Mix with: citrus, alder, beech.

Best fish: salmon, tuna, trout, seabass, sablefish, sardines, anchovies, mackerel, swordfish.

Smoking fish has a long history in Europe, and one of the most widely available trees on that continent is oak.

As such, it should come as no surprise that, despite its relative strength, oak and smoked fish have gone hand-in-hand for centuries (especially Scottish smoked salmon!).

Oak smoke flavor is earthy and very savory, almost musty, which means it can easily overpower lean white fish.

As such, I recommend only using oak sparingly, and only ever with oily, fatty fish, like those listed above.

Pair with something fruity and light like alder, beech, or citrus to elevate the freshness of the fish whilst grounding it in smokiness.


  • A truly classic smoking wood for fish.
  • Fairly easy to handle, making it a good beginner’s choice (provided they go easy on the amount).
  • Great with a wide range of strong-tasting fish.


  • A powerful smoke, can overpower any fish (including the oilier, fattier ones) if misused.
  • May be too smoky for some people’s seafood palates.


Taste profile: hickory-family, but milder; smokiness more rounded; very sweet.

Mix with: hickory or oak to bring down its sweetness, alder or beech for cool lightness.

Best fish: mackerel, amber jack, tuna, salmon, swordfish.

Pecan is an unusual pairing for fish, I’ll be the first to admit it. Intensely sweet, with a well-rounded smokiness, it’s not many people’s first choice.

Nevertheless, a strong-tasting fish like mackerel, amber jack, or swordfish have just the right oil and fat contents to handle the kick, whilst their meatiness is nicely complimented by the sweetness of pecan.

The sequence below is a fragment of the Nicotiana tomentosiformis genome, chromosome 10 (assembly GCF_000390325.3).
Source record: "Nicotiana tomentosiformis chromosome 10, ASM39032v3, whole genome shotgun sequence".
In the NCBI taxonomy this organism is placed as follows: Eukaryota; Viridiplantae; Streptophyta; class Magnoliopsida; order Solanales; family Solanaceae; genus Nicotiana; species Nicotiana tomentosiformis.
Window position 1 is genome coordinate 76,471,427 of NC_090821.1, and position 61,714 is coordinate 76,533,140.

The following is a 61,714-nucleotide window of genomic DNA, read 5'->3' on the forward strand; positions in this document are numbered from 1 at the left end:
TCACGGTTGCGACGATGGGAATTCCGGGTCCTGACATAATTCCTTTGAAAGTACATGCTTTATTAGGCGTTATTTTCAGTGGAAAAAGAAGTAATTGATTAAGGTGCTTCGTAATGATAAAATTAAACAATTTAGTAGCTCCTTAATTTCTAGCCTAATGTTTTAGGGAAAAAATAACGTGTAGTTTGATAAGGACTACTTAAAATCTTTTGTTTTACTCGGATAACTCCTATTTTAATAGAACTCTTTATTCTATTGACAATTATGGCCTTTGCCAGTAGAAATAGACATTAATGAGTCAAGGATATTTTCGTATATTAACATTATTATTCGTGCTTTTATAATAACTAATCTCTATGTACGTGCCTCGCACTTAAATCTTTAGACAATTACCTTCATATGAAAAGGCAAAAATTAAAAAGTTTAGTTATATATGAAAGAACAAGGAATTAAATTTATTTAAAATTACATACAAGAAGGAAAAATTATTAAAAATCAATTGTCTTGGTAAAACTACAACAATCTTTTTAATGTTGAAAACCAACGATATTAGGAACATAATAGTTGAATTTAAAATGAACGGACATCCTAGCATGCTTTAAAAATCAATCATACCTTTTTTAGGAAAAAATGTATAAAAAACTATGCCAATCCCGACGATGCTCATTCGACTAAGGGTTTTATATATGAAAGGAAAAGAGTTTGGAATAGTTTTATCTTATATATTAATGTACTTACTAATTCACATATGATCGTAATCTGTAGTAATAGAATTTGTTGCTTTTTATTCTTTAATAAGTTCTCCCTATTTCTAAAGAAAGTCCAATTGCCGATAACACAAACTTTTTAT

I wouldn’t, however, recommend using pecan for anything too delicate; you’ll end up overpowering the fish and the sweetness would be too much for a white fish that’s already pretty mild.

Pairing with a little oak or hickory could be a great shout for those bolder-tasting fish.


  • Delivers a sweetness without any fruitiness.
  • Smokiness is nice and rounded, so less likely to make your fish bitter or acrid.
  • Goes great with heavier, meatier fish.


  • Very sweet, perhaps too much so for some.
  • Will most certainly overpower light lean fish like cod or halibut.
  • Probably the least common choice of fish-smoking wood on this list.

Citrus (Orange and Lemon)

Taste profile: mild flavor, good strong smokiness, little tangy, citrusy sweetness.

Mix with: pecan for added sweetness; hickory or oak for an extra kick, beech for freshness.

Best fish: any.

Here, we come to my very favorite wood for smoking fish: citrus wood (which is to say, orange or lemon wood). Citrus and fish go together like bread and butter, PB and J, fries and ketchup, ribs and BBQ sauce.

Need I say more?

The tangy, fruity, citrussy sweetness compliments literally any fish, from those which need a gentler touch (like cod and tilapia), to those which can handle an intense smoky finish (like sea bass, trout, or salmon).

My number one piece of advice is simply this: if you’re smoking lean white fish, use only a little citruswood; whilst if you’re smoking fatty, oily fish, you can afford to be a bit more generous.


  • One of the ultimate flavor combinations for fish.
  • Super versatile, can smoke most fish or be paired with most other woods.
  • Sweet, fruity, and tangy whilst also delivering a nice medium-strength smokiness.


  • Few, if any.


Taste profile: rich, hearty, sweet and savory (a little like bacon); a mild nuttiness, like pecan.

Pair with: any fruitwood, to elevate its sweet side; oak (sparingly) for savory.

Best fish: only the strongest-tasting, oiliest and fattiest fish.

Hickory and pit masters have a long and fruitful history together.

Beloved across the Midwest and Southwest United States, if you’re looking for that classic ‘barbecue’ flavor, you’re probably looking for something cooked over hickory.

Only thing is, it’s got a very powerful flair profile, and imparts its flavor quickly.

What this means for fish is that the fish best be meaty and fatty enough to handle hickory smoke, or else it will quickly be overpowered and turn bitter.

I recommend smoking only the fattiest, oiliest fish with hickory, and would strongly suggest you pair it with something subtler, sweeter, and cooler, like beech, alder, or citrus wood, in order to cap its smokiness, and keep your fish tasting fresh and light.


  • Really classic BBQ flavor.
  • One of the few (other than oak) woods on this list which can deliver a real earthy smokiness to your fish.
  • Can be paired with almost any wood.


  • Only useful for smoking the fattiest, oiliest fish.
  • Easy to overpower delicate meat like fish (not a good beginner’s choice).
  • Can turn fish bitter.